The Qatar Sussex Stakes has always been a popular destination for Europe's best milers, but today's contest, on paper at least, looks like the race of the season so far, and one which will go a long way to defining this term's champion over the distance.
Coming four days after the King George, which could only muster three runners - it was rescued to a certain extent by Enable's imperious performance - among the seven due to go to post for the Sussex are the four most exciting milers in England and Ireland.
It pits the best of the Classic generation, English 2,000 Guineas winner Kameko and Irish Guineas winner Siskin, against the best older horses, Queen Anne winner Circus Maximus and Summer Mile winner Mohaather.
And while Wichita, Vatican City and San Donato, two of whom have been placed in Classics, do not arrive with such laurels, they are not far behind in terms of ability, and it would be no surprise were any of them to upset what appears to be the established order.
Ger Lyons sends the Khalid Abdullah owner-bred Siskin over and it is a mark of the esteem in which the trainer and jockey Colin Keane hold the unbeaten son of First Defence that Keane is prepared to forgo two weeks in the saddle in Ireland because of the quarantine he will have to serve on his return.
His win in the Irish Guineas - he showed a terrific turn of speed after being hemmed in to beat Vatican City - looked visually the most impressive performance by any three-year-old in Europe this season.
But, while he could only beat what was put in front of him, the race has not worked out, although Vatican City's subsequent run in the Derby could be put down to the distance. There may yet be more in Siskin's tank, but even Lyons says he has to improve to win today.
Kameko, which beat Wichita a neck in the Guineas, was also stretched out to a mile and a half in the Derby, finishing fourth, and the suspicion is that a mile-and-a-quarter will be his optimum trip. He cannot be dismissed lightly though.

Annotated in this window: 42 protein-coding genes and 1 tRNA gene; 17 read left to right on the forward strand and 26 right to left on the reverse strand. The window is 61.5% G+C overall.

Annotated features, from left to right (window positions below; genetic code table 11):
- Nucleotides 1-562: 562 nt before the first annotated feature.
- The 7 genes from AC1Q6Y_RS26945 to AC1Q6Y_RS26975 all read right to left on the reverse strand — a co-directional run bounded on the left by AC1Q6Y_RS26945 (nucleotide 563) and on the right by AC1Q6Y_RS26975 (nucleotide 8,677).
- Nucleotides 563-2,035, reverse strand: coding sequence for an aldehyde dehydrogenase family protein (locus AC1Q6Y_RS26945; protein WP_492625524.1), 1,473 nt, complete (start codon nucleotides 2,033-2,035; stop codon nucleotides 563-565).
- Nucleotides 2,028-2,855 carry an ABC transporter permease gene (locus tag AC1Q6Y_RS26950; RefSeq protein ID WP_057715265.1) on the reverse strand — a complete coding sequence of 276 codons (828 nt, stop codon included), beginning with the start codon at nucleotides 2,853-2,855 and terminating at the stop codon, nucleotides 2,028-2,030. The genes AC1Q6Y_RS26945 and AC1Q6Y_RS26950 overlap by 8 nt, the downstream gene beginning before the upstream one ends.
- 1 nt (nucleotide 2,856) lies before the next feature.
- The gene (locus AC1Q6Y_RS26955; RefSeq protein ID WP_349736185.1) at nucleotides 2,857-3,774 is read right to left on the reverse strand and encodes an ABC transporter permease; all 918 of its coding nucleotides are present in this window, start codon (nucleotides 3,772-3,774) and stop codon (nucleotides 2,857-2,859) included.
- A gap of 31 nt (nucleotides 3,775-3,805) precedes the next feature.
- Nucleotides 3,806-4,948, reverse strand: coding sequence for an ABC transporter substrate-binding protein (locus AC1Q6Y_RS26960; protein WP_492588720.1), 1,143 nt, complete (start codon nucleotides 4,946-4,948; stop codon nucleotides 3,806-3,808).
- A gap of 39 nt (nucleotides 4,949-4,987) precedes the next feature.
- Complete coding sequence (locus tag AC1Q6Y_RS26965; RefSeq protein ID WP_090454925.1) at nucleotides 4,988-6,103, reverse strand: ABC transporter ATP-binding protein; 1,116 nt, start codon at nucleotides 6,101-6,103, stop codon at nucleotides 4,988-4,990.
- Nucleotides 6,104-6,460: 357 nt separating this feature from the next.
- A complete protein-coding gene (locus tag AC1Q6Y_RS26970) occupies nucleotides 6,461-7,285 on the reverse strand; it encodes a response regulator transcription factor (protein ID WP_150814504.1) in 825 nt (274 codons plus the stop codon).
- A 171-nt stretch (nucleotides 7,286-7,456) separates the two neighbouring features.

Arguably Circus Maximus, a half-length runner-up to Too Darn Hot in this race a year ago, sets the standard. He was the surprise winner of the St James's Palace Stakes last year, but he repeated the dose by winning the Queen Anne at Royal Ascot this year.
They are the three Group One winners in the race, but it is Mohaather, Marcus Tregoning's lightly-raced four-year-old, whose career has been held up by injury and is "only" a Group Two winner at the moment, that is selected to beat them all.
The colt was the only blip in Jim Crowley's Royal Ascot this year, when he got hemmed in during the Queen Anne and was waiting the best part of three furlongs for a gap to come his way. When it did, it was way too late. Tregoning, who warmed up for this by saddling Alkumait to win the six-furlong maiden yesterday, took Mohaather back to Ascot this month for the Summer Mile and he won with devastating authority.
"I'm quite confident Mohaather is in great form - it's just whether we can beat two Classic winners," Tregoning said. "I haven't had a runner in the Sussex Stakes, but I'd like to win it for my owner."
Otherwise, it looks a typically tricky Goodwood card. Significantly will probably be sent off favourite for the Markel Insurance Molecomb Stakes over five furlongs on account of his second to Gussy Mac at Sandown recently.
© Daily Telegraph, London